According to a new study from the Center for Survey Research, smokers who used electronic cigarettes every day for one month (intensive users) were six times more likely to stop smoking combustable cigarettes, as compared to smokers who had never used e-cigs.
“This study provides strong support for the potential harm-reducing value of electronic cigarettes, which allow smokers to get the nicotine they want without exposing themselves to the 4,000 toxic chemicals in tobacco cigarettes,” said lead author Lois Biener, PhD, University of Massachusetts.
Researchers wanted to learn if there was an association between use of e-cigarettes and motivation to quit smoking traditional cigarettes. They followed up on 695 participants who used e-cigs over a three year period and found that 13 percent of users — all in the ‘intensive use’ category — had quit smoking entirely.
Intermittent users (people who used e-cigarettes regularly but not daily) and non-users/triers (those who used e-cigarettes at most once or twice) did not see any benefit from, or smoking cessation success, using e-cigs.
“Policy makers need to think carefully before enacting any laws that make adult smokers less likely to try these products,” such as taxing e-cigarettes as heavily as tobacco or eliminating flavors, Biener said.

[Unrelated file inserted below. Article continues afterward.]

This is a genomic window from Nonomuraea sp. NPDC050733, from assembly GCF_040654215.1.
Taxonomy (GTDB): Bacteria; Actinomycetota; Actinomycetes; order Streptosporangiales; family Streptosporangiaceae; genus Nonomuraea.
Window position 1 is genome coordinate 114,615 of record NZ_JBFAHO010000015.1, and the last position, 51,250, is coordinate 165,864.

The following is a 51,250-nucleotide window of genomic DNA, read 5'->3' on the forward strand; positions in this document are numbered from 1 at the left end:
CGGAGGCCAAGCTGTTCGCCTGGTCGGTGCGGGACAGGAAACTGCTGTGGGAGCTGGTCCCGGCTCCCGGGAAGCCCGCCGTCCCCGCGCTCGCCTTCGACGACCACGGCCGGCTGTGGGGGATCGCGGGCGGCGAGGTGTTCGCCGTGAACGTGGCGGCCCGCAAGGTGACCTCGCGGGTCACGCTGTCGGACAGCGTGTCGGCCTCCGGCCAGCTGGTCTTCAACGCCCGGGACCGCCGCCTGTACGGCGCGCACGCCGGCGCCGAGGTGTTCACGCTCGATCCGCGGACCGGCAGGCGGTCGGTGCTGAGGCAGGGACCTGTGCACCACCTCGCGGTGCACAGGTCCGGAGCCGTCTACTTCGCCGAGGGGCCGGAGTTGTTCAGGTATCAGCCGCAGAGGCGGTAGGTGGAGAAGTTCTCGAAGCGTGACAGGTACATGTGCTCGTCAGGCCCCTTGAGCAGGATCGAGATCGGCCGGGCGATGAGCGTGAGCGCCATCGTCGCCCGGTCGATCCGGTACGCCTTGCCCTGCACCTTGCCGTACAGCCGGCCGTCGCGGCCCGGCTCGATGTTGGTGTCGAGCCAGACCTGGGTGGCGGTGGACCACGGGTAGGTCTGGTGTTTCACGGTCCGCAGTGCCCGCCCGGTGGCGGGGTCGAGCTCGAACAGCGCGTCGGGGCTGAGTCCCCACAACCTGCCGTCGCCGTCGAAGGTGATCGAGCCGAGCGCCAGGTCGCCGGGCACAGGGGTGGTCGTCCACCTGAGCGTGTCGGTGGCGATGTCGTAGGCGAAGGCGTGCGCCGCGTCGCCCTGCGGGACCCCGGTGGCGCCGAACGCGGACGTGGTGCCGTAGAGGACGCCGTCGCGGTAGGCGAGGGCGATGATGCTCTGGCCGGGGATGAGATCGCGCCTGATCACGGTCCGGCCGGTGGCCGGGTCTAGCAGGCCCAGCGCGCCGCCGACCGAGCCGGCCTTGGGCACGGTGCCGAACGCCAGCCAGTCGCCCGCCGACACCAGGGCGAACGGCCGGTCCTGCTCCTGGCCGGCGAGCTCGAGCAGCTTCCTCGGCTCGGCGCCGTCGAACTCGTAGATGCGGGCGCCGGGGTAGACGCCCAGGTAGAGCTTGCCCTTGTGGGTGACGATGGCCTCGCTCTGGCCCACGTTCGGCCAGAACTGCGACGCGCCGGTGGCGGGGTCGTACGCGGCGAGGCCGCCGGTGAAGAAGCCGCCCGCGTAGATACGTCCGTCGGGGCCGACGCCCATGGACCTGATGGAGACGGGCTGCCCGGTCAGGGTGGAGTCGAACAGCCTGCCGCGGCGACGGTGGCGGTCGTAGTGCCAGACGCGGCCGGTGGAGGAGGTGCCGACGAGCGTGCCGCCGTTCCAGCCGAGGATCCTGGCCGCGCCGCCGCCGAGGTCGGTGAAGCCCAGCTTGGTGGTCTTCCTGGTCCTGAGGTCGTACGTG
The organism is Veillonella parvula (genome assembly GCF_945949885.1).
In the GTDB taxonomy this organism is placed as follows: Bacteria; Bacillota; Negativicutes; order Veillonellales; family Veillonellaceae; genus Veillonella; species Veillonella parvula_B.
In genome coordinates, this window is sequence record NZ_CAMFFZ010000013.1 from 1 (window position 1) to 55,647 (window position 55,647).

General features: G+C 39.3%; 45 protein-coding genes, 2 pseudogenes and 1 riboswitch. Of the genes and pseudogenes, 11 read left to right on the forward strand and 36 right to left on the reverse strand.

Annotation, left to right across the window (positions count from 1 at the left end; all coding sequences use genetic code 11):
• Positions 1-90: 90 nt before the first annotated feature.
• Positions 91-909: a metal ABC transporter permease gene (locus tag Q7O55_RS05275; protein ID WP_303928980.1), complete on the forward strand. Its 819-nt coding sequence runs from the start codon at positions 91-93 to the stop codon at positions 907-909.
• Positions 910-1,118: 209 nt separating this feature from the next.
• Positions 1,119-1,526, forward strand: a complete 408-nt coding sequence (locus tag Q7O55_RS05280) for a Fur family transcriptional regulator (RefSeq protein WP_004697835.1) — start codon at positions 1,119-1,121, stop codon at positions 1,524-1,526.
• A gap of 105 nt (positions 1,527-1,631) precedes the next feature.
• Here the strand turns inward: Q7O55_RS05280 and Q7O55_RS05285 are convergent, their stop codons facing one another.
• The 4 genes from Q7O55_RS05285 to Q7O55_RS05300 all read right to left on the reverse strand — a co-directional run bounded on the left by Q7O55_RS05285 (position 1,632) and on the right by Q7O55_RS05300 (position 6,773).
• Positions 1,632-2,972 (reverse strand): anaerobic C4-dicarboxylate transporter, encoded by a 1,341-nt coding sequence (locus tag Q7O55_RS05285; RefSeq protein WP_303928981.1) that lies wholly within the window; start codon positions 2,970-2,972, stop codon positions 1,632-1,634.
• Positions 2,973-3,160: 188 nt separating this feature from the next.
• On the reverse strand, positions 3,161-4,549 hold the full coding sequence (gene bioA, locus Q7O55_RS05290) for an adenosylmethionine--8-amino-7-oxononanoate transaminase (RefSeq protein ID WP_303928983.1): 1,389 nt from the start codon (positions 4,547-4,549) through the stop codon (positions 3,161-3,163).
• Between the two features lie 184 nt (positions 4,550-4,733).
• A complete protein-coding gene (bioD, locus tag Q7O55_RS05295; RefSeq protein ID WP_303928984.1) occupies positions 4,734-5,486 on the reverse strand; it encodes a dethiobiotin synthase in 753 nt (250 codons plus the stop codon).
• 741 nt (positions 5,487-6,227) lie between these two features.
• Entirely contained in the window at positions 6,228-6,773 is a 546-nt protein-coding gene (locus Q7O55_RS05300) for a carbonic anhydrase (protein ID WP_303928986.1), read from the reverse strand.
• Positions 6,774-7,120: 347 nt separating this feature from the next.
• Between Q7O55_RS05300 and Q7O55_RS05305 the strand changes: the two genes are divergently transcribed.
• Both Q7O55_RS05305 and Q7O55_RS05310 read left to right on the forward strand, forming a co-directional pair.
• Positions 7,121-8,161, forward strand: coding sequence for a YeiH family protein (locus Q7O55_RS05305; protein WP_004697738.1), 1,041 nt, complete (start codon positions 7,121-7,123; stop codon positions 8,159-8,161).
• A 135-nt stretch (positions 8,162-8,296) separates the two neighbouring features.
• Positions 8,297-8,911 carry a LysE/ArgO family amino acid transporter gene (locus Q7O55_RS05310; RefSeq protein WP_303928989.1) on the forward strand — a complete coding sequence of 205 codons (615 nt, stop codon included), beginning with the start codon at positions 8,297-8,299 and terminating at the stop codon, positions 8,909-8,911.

But it is more likely that further regulation of electronic cigarettes will occur as more health studies show negative effects of nicotine addiction resulting from use of e-cigs.
Wasim Maziak, M.D., professor at Florida International University, recently said that proponents of e-cigarettes “need to move from wishful thinking to protecting the health of people based on clear and comprehensive evidence.”The manufacture and marketing of a highly addictive product such as e-cigarettes has one primary goal: to hook as many people as possible on it.”
“Nicotine is one of the most addictive substances in nature,” said Maziak in the Orlando Sentinel. “It produces stronger dependence than heroin or cocaine — and has lifelong psychological, social, economic and health consequences.”
Other recent studies have found that the vapor, in particular, emanating from electronic cigarettes may be harmful to users.
“The vapors contained diethylene glycol (antifreeze), tobacco-specific nitrosamines (a cancer-causing byproduct) and other contaminants found in tobacco may be harmful to humans,” according to Dr. Smita Desai, Kaiser Permanente pulmonary and critical care group, San Diego. “Tobacco smokers with chronic lung conditions who consider switching to e-cigarettes to improve their lung health should know that a small study on healthy smokers showed that inhaling e-cigarette vapor for five minutes causes brief, reversible decreases in airflow and increases in airway resistance.”
(Photo courtesy of www.ecigclick.co.uk via Creative Commons)